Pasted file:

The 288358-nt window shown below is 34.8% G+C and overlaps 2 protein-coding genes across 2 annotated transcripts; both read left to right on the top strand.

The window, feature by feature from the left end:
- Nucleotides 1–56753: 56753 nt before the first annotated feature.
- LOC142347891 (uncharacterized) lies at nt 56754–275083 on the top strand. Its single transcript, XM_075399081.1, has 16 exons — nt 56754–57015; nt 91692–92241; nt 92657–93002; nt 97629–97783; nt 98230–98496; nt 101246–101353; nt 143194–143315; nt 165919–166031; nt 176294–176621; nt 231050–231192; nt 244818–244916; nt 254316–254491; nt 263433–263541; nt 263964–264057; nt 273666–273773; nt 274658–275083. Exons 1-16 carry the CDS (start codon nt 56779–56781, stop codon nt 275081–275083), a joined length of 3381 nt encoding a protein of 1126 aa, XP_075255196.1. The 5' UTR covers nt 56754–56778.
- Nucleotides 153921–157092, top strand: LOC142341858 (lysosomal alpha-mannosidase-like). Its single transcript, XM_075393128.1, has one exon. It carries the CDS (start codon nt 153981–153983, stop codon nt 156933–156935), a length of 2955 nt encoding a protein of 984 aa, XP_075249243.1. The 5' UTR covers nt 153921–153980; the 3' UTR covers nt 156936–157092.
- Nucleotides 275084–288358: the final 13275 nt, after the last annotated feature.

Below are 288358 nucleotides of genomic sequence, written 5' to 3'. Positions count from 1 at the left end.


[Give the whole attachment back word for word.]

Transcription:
The 288358-nt window shown below is 34.8% G+C and overlaps 2 protein-coding genes across 2 annotated transcripts; both read left to right on the top strand.

The window, feature by feature from the left end:
- Nucleotides 1–56753: 56753 nt before the first annotated feature.
- LOC142347891 (uncharacterized) lies at nt 56754–275083 on the top strand. Its single transcript, XM_075399081.1, has 16 exons — nt 56754–57015; nt 91692–92241; nt 92657–93002; nt 97629–97783; nt 98230–98496; nt 101246–101353; nt 143194–143315; nt 165919–166031; nt 176294–176621; nt 231050–231192; nt 244818–244916; nt 254316–254491; nt 263433–263541; nt 263964–264057; nt 273666–273773; nt 274658–275083. Exons 1-16 carry the CDS (start codon nt 56779–56781, stop codon nt 275081–275083), a joined length of 3381 nt encoding a protein of 1126 aa, XP_075255196.1. The 5' UTR covers nt 56754–56778.
- Nucleotides 153921–157092, top strand: LOC142341858 (lysosomal alpha-mannosidase-like). Its single transcript, XM_075393128.1, has one exon. It carries the CDS (start codon nt 153981–153983, stop codon nt 156933–156935), a length of 2955 nt encoding a protein of 984 aa, XP_075249243.1. The 5' UTR covers nt 153921–153980; the 3' UTR covers nt 156936–157092.
- Nucleotides 275084–288358: the final 13275 nt, after the last annotated feature.

Below are 288358 nucleotides of genomic sequence, written 5' to 3'. Positions count from 1 at the left end.